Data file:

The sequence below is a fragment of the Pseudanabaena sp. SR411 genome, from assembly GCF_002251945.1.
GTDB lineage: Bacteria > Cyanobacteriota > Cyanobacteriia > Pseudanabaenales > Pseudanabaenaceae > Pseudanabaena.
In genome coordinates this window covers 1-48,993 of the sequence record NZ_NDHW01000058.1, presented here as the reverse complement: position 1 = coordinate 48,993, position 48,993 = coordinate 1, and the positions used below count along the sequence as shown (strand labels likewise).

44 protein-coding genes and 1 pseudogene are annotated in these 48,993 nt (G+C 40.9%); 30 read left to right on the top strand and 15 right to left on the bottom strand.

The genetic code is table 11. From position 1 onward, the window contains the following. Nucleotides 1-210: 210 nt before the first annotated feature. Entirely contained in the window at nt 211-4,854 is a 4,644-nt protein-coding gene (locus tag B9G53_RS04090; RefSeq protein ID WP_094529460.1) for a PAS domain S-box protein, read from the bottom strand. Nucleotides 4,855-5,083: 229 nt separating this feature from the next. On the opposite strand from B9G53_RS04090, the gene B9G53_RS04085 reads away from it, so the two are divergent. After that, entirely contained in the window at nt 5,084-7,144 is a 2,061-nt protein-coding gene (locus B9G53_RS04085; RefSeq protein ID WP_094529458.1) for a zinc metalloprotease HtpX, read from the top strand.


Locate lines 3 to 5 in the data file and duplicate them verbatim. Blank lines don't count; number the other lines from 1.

In genome coordinates this window covers 1-48,993 of the sequence record NZ_NDHW01000058.1, presented here as the reverse complement: position 1 = coordinate 48,993, position 48,993 = coordinate 1, and the positions used below count along the sequence as shown (strand labels likewise).

44 protein-coding genes and 1 pseudogene are annotated in these 48,993 nt (G+C 40.9%); 30 read left to right on the top strand and 15 right to left on the bottom strand.

The genetic code is table 11. From position 1 onward, the window contains the following. Nucleotides 1-210: 210 nt before the first annotated feature. Entirely contained in the window at nt 211-4,854 is a 4,644-nt protein-coding gene (locus tag B9G53_RS04090; RefSeq protein ID WP_094529460.1) for a PAS domain S-box protein, read from the bottom strand. Nucleotides 4,855-5,083: 229 nt separating this feature from the next. On the opposite strand from B9G53_RS04090, the gene B9G53_RS04085 reads away from it, so the two are divergent. After that, entirely contained in the window at nt 5,084-7,144 is a 2,061-nt protein-coding gene (locus B9G53_RS04085; RefSeq protein ID WP_094529458.1) for a zinc metalloprotease HtpX, read from the top strand.